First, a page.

"It creates fear in the community and accomplishes absolutely nothing," said James Zogby, president of the Arab American Institute. The Justice Department has defended earlier interviews with Middle Eastern men and Iraqi immigrants, saying they provided useful information and were a way to build contacts.
Some activists said that Muslims and Arabs were nervous about responding to the FBI, in part because thousands of immigrants wound up being deported after being contacted in earlier phases of the government's anti-terrorism campaign. Several people in the Washington area have told FBI officers that they will meet with them only if their attorney is present.
Ghafoor said he was happy to talk to the FBI. But he was concerned that they were going to people's workplaces.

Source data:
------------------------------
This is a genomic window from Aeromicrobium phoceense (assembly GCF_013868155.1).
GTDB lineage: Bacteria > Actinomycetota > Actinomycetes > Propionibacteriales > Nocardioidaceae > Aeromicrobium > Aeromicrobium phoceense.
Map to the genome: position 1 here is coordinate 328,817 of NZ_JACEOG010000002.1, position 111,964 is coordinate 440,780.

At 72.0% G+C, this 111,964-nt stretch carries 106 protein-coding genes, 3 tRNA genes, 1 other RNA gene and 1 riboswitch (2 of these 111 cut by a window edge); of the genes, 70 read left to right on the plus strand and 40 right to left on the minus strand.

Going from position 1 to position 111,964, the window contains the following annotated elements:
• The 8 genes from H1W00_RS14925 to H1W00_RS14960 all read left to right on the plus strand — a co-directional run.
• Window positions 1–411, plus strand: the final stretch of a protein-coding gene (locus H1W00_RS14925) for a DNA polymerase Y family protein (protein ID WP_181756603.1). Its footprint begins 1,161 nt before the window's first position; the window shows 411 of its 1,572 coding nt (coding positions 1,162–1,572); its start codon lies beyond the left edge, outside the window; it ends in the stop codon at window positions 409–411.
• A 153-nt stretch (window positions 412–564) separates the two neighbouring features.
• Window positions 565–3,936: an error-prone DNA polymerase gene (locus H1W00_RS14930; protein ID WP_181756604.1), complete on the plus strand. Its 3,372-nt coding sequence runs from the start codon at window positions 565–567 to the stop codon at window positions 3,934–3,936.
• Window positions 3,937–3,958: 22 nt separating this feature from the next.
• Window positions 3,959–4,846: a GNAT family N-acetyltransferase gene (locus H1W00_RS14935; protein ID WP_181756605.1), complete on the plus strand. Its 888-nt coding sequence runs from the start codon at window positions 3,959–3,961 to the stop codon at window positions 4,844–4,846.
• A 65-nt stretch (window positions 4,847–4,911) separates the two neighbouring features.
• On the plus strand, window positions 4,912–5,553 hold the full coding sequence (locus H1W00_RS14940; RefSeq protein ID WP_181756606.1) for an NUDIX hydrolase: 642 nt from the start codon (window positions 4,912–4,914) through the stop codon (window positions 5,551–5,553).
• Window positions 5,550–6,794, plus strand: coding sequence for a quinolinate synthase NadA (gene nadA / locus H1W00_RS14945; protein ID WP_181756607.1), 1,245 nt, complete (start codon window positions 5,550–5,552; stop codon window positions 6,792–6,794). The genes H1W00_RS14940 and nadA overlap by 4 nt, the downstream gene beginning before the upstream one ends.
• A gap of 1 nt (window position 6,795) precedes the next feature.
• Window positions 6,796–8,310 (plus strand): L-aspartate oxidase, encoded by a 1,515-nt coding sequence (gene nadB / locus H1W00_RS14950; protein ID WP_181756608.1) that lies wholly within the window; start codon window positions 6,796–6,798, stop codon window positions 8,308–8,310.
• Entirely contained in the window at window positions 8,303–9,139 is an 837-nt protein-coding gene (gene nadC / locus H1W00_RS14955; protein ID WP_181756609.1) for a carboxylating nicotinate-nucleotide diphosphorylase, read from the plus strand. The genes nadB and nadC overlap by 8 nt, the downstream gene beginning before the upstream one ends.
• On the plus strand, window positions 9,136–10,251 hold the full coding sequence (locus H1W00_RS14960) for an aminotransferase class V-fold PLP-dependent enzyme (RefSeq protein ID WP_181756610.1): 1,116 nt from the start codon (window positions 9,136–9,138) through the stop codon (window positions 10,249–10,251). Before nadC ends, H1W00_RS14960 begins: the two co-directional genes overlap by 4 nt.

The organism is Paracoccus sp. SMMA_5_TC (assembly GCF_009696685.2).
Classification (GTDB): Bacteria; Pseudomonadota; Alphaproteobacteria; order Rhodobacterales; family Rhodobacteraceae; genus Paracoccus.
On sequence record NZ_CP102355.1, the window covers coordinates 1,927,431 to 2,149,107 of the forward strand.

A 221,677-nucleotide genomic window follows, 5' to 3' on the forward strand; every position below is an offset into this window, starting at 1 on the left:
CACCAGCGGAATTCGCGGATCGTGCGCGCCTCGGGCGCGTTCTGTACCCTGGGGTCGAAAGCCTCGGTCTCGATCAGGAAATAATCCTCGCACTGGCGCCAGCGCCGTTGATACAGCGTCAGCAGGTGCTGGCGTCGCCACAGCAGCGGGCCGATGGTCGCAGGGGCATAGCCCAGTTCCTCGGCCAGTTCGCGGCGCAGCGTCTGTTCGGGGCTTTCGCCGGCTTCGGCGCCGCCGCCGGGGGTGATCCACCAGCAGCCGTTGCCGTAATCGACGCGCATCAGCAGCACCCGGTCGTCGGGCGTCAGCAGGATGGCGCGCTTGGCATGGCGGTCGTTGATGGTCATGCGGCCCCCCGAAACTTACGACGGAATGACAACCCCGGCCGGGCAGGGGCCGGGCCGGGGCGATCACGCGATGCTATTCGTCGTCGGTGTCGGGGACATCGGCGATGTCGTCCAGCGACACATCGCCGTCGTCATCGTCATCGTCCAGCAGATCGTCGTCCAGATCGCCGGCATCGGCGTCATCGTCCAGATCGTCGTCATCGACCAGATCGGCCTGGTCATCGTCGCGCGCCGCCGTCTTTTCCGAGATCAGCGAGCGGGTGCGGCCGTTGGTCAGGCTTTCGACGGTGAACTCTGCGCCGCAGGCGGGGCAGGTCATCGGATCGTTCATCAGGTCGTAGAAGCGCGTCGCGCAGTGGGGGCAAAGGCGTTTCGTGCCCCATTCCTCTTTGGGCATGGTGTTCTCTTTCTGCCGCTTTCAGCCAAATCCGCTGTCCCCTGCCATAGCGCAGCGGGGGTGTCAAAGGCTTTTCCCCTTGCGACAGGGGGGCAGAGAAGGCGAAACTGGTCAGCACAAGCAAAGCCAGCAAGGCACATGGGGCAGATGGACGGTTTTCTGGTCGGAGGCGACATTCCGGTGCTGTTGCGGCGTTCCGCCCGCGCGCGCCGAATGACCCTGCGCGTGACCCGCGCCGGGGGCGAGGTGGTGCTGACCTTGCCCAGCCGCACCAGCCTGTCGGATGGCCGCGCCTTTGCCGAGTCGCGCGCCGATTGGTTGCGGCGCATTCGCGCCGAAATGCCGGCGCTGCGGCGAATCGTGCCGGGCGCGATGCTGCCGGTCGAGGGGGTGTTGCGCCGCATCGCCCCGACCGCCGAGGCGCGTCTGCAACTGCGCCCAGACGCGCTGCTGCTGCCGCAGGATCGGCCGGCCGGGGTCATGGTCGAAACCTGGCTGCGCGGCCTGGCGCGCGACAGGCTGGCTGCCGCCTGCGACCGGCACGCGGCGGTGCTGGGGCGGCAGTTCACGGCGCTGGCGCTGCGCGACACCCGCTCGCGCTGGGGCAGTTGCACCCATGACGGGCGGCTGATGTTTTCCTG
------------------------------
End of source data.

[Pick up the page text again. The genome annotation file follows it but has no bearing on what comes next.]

"I said, 'Hey, some people lose their jobs when the FBI shows up at their offices,' " he said.
The FBI is carrying out the interviews in collaboration with the regional Joint Terrorism Task Forces, which include law enforcement officers from other agencies. Those officers have sometimes done the interviews on behalf of the FBI.
Yaser Alamoodi, a student at Arizona State University, was surprised to get a visit at home recently from a campus police officer with the local Joint Terrorism Task Force. The 27-year-old student, who is a Yemeni citizen applying for U.S. residency, said that he agreed to the interview and that the officer was friendly and polite.
Alamoodi said the questions included whether he knew anyone who had recently returned from Pakistan, anyone who had shown interest in a government building or agency or anyone who had shown extreme hostility toward Americans.
"The questions were just ridiculous," he said. "I said, 'You guys really think you're going to get anywhere with these kind of questions?' "
Alamoodi said he was puzzled about why he was selected for an interview.
"I don't go to the mosque that often," he said, "unless they have free food."
Staff writer Dan Eggen contributed to this report.